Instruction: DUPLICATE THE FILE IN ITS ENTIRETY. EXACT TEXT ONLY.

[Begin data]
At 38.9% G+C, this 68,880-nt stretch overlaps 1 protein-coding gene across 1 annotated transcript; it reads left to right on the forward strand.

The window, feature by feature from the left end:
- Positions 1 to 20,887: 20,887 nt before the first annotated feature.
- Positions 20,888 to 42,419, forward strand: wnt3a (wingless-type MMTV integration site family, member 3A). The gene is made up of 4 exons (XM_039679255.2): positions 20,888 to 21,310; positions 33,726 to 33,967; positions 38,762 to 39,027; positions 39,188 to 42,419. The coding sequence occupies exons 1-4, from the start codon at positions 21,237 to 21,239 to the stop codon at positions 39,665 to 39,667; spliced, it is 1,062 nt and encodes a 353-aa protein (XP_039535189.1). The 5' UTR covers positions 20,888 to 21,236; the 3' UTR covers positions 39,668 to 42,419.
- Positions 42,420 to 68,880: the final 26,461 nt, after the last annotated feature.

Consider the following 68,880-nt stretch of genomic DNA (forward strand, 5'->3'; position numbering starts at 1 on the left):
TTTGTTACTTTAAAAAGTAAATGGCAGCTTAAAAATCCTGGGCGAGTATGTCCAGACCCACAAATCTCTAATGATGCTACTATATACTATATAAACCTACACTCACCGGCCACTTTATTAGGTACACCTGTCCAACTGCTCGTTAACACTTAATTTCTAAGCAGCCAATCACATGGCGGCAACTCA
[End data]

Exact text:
At 38.9% G+C, this 68,880-nt stretch overlaps 1 protein-coding gene across 1 annotated transcript; it reads left to right on the forward strand.

The window, feature by feature from the left end:
- Positions 1 to 20,887: 20,887 nt before the first annotated feature.
- Positions 20,888 to 42,419, forward strand: wnt3a (wingless-type MMTV integration site family, member 3A). The gene is made up of 4 exons (XM_039679255.2): positions 20,888 to 21,310; positions 33,726 to 33,967; positions 38,762 to 39,027; positions 39,188 to 42,419. The coding sequence occupies exons 1-4, from the start codon at positions 21,237 to 21,239 to the stop codon at positions 39,665 to 39,667; spliced, it is 1,062 nt and encodes a 353-aa protein (XP_039535189.1). The 5' UTR covers positions 20,888 to 21,236; the 3' UTR covers positions 39,668 to 42,419.
- Positions 42,420 to 68,880: the final 26,461 nt, after the last annotated feature.

Consider the following 68,880-nt stretch of genomic DNA (forward strand, 5'->3'; position numbering starts at 1 on the left):
TTTGTTACTTTAAAAAGTAAATGGCAGCTTAAAAATCCTGGGCGAGTATGTCCAGACCCACAAATCTCTAATGATGCTACTATATACTATATAAACCTACACTCACCGGCCACTTTATTAGGTACACCTGTCCAACTGCTCGTTAACACTTAATTTCTAAGCAGCCAATCACATGGCGGCAACTCA